Once you've got your survey set up and you start to use that, the next step is to start introducing modelling and experiments. Modelling, which can be called econometrics, or marketing mix modelling, looks at correlations between changes you've made, as well as external changes in your market, with your historic growth. And so, it needs at least two years of good data, and you probably need to be spending about £2 million a year for two years for it to be a worthwhile project. But if you have that, it can add much more accuracy into your overall picture, removing the need to track people across the Internet and looking at the correlation.

 

Experiments are excellent, but generally they can take a lot of time and money to run. And so most start-up and scale-up brands can only do a couple of experiments a year. But picking those experiments wisely is very important: focusing on your biggest channels, trying to get a read on them which you can then plug into your modelling.

 

So these are the steps that the brand should take as they mature from being start-ups to scale ups. And in quarterly reports, it should be looking at what all four of these clues suggest about the ideal channel mix and make a judgement call. For each channel, you may find that you trust one of these four ‘witnesses’ more than the other. For SEO, for example, you might only trust the click-based model because you haven't run the experiments, your marketing mix model doesn't get a good read because there's not much variation. And nobody in the survey knows the difference between an organic click and paid click. But for other channels, let's say Meta or Google where you've got a lot of data; and you've got a read from your marketing mix model; you've got a read from the survey and click data, you might trust your marketing mix model the most out of those ‘witnesses’. So, you've got to play judge and jury. You've got to try and collect as many as possible ‘witness statements’ and then make a judgement call for what you think the channel £CAC has been in the last couple of months.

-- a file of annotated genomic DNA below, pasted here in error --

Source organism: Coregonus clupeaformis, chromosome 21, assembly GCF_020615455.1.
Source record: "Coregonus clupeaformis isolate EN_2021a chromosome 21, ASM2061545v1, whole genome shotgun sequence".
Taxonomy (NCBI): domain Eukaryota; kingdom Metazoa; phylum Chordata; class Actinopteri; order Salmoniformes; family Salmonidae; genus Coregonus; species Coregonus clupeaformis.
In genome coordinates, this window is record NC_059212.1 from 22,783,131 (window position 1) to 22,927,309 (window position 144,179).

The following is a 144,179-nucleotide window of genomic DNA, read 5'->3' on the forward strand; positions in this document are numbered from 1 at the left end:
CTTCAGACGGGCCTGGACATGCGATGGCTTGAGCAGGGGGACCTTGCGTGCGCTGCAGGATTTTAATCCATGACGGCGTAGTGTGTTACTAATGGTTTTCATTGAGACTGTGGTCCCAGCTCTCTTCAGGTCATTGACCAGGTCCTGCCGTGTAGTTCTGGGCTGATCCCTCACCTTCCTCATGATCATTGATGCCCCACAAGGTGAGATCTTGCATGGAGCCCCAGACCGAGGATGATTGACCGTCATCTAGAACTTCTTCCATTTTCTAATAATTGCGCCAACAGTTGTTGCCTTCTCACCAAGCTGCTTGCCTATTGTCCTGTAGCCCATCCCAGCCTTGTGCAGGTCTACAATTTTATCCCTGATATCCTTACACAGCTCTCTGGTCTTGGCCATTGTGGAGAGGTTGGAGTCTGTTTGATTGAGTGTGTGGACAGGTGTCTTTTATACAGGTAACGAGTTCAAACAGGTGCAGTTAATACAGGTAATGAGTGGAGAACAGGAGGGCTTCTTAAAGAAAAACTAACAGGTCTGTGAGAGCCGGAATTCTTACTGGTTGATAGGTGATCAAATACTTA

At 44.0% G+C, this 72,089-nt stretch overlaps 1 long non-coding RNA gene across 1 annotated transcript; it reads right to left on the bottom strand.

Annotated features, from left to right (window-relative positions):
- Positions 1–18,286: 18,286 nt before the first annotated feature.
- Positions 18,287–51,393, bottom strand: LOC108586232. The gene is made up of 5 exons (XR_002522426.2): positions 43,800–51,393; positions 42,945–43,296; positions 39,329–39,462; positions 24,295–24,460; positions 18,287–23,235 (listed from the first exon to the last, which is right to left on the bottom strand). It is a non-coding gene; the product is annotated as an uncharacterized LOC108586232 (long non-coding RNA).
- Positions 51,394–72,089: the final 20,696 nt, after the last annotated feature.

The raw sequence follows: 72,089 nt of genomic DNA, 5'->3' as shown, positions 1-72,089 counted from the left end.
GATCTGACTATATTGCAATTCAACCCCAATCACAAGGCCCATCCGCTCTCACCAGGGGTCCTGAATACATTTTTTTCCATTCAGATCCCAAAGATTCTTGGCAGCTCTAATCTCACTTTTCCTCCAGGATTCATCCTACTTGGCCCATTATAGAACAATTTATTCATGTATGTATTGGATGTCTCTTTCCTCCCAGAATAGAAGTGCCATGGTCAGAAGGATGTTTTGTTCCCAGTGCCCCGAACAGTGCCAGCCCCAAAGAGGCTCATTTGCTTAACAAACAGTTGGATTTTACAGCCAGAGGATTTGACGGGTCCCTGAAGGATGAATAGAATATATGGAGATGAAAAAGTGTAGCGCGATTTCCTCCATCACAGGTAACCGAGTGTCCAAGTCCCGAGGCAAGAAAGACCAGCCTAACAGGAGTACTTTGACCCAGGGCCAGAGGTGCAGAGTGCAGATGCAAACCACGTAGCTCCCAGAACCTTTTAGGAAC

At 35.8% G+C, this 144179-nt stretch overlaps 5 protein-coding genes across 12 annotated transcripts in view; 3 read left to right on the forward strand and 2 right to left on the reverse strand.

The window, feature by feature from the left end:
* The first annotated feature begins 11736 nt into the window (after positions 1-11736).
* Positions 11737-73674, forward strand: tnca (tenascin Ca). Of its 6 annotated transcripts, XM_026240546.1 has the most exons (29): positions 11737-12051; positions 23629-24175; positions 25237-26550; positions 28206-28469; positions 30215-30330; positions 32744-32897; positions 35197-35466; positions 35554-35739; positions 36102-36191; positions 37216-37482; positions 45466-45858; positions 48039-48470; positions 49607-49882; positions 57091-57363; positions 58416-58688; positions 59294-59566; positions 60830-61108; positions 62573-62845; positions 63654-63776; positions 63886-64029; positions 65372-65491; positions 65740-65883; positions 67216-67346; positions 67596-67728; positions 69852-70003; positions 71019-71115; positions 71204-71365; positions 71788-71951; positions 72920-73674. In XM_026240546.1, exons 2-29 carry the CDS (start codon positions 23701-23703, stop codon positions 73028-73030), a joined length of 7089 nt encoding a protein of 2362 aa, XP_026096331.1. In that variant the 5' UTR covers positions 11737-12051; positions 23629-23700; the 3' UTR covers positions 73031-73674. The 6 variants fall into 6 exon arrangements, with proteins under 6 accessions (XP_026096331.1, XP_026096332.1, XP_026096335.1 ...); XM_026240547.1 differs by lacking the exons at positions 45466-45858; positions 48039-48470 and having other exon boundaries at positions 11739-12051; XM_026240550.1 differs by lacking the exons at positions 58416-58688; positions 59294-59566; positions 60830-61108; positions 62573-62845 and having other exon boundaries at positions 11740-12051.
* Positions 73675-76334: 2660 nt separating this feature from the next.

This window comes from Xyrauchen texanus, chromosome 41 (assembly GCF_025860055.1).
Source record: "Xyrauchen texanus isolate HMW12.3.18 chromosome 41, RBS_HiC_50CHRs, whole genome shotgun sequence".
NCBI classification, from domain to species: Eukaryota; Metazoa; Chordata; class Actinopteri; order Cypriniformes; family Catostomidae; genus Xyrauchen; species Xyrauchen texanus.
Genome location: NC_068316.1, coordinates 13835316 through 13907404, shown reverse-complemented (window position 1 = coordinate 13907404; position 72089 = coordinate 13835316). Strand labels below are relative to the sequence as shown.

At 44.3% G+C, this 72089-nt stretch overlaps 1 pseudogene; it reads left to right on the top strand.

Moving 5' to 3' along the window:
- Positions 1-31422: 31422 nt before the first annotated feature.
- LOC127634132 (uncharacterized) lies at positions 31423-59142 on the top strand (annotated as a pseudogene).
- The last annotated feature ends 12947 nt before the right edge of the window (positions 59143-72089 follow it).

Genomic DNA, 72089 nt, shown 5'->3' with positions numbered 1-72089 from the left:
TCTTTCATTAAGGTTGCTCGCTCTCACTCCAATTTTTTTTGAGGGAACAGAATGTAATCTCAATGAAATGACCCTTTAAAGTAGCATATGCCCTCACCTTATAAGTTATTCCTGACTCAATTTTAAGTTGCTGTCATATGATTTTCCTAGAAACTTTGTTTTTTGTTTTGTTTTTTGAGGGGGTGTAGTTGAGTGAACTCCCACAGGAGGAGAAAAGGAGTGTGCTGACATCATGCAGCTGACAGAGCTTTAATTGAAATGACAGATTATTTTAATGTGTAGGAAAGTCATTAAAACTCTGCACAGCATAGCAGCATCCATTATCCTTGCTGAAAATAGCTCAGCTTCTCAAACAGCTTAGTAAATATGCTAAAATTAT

Makes total sense. And how have scale-ups found moving across that journey to a more complex, blended form of measurement?

"I think that the headlines over the last year have helped (...) people realise the dangerous trap that they would fall into if they follow a click-based model with their spend decisions."

I think that most start-ups are now using survey data because they see that their click-based models make no sense at all. I think that the headlines over the last year have helped, and will continue to help people realise the dangerous trap that they would fall into if they follow a click-based model with their spend decisions. Marketing mix modelling is really taking off. Facebook and Google themselves recommend marketing mix modelling and they've both released open-source code packages to help brands start doing exactly that. But they're still complex. Building a marketing mix model still needs data scientists, still need experience and you still need to make judgement calls, sensible judgement calls, when you build your model. It's still an expert practice.

 

But there is more online training, open-source packages and small agencies like us who are willing to help relatively inexpensively, if you want to get into it for the first time. Data Science as a practice has come a long way in five years. And it's meant that we can bring down the cost of building a useful marketing mix model from £100,000 to now £20,000. And that's really opened it up to scale-up brands spending £2 million+ a year, to do quarterly, and massively improve their confidence in their channel mix.

 

And the business case for it is becoming clearer to people. They're realising that how they make their channel mix decision is largely guesswork at the moment. And therefore, it's easy to believe that improving their overall ROAS by 5%,10%, 20% is very believable by investing in their attribution stack with a marketing mix model. And as a result, they only have to believe - if it costs £20,000 – that it only has to improve their efficiency by 1% for it to become a very obvious business case. It's not going to be perfect, but it's going to be a lot better than where they are at now.